I am in the process of interviewing Bay Area families for a series of writing projects on stay-at-home fathers and non-traditional families. For the next year or so, I will periodically post sketches of the families based on the interviews, as a kind of public notebook of the work I am doing. What follows is the story of Ted, a stay-at-home dad in Oakland, CA. All names have been changed.
Johnny lifts rock after rock, small two-year-old face focused, searching.
“Bug!” he says triumphantly, pointing to a salamander. “Bug!”
His dad Ted squats down. “It’s a salamander. That’s a kind of amphibian, Johnny.”
Ted plucks the finger-length salamander off the ground and slides it into Johnny’s hand.
“Gentle,” he says to his son. “Be very gentle.”
Tell me about your dad, I say.
Ted laughs sarcastically and doesn’t say anything. In another person, it would seem like a self-dramatizing gesture. I sense, however, that Ted is only thinking. Ted is 43 years old, but he’s boyish and stocky and he has a scholar’s face, quiet and a little bit sad. Words come slow to him.
I prompt him: What kind of role model is he for you, as a father?
“He saw himself as a breadwinner and not much else. His attitude was, I’m your father and you will respect me, because of all the things I’ve done for you. He didn’t see our relationship as going two ways. It was more of a one-way thing, from him to me.”
Ted’s parents divorced when he was eleven. At first he and his sister lived with his mom, then one day when he was fourteen, Ted was caught smoking marijuana. It was decided that he would go live with his father.
“I have a lot of fond memories from before, but after I went to live with my dad, I don’t know. It was a closed atmosphere. I didn’t have a lot of friends. The attitude about me was, he’s done drugs before, so let’s keep him in a cage so that he’ll never have a chance to do drugs again.”
What was your father like, during this period? I ask.
“My dad was an alcoholic….”
“Look at me, daddy!” cries Johnny. We look: he’s standing up on a pile of wood chips, legs spread, with one foot propped on a nearby fence, smiling as though he just completed a triple somersault.
“Way to go, Johnny, good job!”
About your father… I continue.
“He was a mean drunk. He picked on the family…”
Ted stops talking.
What do you think he did well? I ask.
Ted thinks. “I can’t think of anything right now. I don’t have a good relationship with my dad.”
When Ted went to college, he became a serious bicycle racer. He’d take classes for a semester, then race for a year. This went on for twelve years, until he got his undergraduate science degree.
“I wasn’t getting rich, but I’d make a couple hundred dollars a week, enough to get by with some other work, and I raced with professionals—some pretty famous guys. My dad wasn’t supportive, except when I won a race. I won about fifty races. I think winning was the only thing that made it worthwhile to him.”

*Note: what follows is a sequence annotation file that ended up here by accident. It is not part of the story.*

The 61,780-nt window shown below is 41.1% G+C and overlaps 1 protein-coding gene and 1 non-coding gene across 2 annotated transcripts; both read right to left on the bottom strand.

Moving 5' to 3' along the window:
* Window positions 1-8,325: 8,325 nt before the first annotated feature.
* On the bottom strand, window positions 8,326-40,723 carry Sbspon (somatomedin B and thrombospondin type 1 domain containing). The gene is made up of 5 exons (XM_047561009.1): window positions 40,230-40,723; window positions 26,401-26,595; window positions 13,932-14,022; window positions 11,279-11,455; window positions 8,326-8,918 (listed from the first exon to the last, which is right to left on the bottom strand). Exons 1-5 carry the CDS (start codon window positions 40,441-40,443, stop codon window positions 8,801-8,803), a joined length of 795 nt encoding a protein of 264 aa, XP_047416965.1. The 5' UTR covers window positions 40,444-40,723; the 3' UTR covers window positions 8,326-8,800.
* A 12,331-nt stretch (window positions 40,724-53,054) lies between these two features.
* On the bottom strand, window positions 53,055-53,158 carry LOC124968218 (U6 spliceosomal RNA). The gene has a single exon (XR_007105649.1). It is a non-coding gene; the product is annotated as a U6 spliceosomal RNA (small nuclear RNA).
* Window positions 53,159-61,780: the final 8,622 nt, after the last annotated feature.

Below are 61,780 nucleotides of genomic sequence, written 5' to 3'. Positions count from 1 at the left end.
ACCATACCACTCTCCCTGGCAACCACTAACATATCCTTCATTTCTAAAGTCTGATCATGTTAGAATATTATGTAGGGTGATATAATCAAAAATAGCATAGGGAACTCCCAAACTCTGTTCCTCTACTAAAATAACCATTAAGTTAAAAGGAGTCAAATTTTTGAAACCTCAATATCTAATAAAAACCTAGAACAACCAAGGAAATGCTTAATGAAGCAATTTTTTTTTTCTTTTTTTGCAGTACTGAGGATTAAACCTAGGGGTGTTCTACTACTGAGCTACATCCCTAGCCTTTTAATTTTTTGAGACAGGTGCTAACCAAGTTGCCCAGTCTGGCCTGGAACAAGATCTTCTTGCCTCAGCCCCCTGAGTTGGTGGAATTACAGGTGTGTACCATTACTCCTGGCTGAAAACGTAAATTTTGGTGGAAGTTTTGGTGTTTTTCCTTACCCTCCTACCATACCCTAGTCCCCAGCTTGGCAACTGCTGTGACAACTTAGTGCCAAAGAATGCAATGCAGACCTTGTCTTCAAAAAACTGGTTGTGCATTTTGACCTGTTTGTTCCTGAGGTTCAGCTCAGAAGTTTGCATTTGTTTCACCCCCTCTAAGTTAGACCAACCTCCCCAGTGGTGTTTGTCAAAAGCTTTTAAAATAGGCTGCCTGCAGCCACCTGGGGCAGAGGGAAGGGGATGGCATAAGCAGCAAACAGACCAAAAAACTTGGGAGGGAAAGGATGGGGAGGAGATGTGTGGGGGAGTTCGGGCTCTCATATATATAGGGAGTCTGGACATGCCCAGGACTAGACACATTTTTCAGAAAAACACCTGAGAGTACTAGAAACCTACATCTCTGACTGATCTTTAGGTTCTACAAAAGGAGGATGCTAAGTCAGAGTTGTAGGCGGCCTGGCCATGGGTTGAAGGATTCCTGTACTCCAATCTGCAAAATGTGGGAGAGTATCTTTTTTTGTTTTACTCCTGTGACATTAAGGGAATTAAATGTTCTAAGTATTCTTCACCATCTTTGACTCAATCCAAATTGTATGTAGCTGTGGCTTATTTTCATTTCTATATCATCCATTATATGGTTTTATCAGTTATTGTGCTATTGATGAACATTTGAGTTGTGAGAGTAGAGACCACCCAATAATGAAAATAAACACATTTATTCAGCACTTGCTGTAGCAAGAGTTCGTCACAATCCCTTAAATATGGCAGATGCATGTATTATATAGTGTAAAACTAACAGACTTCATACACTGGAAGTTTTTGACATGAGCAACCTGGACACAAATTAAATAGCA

One day he met Shelley, the roommate of the girlfriend of another bike racer. They married and two and a half years ago they had Johnny. The family spent Johnny's second year in China, where Ted worked as researcher for the United Nations on a conservation project. While in China, Shelley was offered a job as communications director of an international development organization in Oakland, CA. On their return to the Bay Area, the couple decided that Ted would stay home with Johnny while Shelley worked.
What does your dad think of you staying at home with Johnny? I ask.
"He’s insulting about it. Not so much about me taking care of Johnny. More about the fact that I’m not having a job right now. He’s in his sixties, his health is deteriorating, so he just lashes out at anything.”
Johnny wanders over to concrete steps that lead down from their street to next neighborhood. Ted lets him stand at a railing, looking down at a ten-foot drop.
I say: My wife would never let my son stand there.
“Shelley’s terrified of the stairs. She won’t let him go near stairs like that.”
Are you more careless than Shelley? I ask.
“I wouldn’t say careless…”
We both laugh.
“He is more likely to get hurt with me…well, not, like, hurt. I’m careful with him, but I like to give him a little bit more room to, you know, experiment, see what he can do. He’d never learn to walk down the stairs otherwise.”
What are some things a good father does? I ask.
For once, Ted doesn’t hesitate. “A good dad is close to his kids. He’s there emotionally. He’s supportive and encouraging, whatever the kids want to do, within reason.”
“But I think the most important thing is for a dad to set a good example. You have to be the kind of man you want your son to grow up to be. You can’t impose your ideas on him. You have to be the idea and just hope he gets it. If they see you being kind to other people, they’re more likely to be kind to other people.”
We stop talking, both of us pondering his words, watching Johnny, who squats for a long time, intently watching another salamander traverse the landscape of his tiny hand. Johnny starts to poke and prod at the salamander.
“OK, Johnny,” says Ted. “Let the salamander free.”
He squats down next to his son and helps the salamander back into its home under the rock.
“You don’t want to hurt him,” says Ted, taking his son’s hand.
You know, I say, Johnny really looks like you.
For the first time that afternoon, Ted really smiles: at that moment, he is the man he wants his son to be.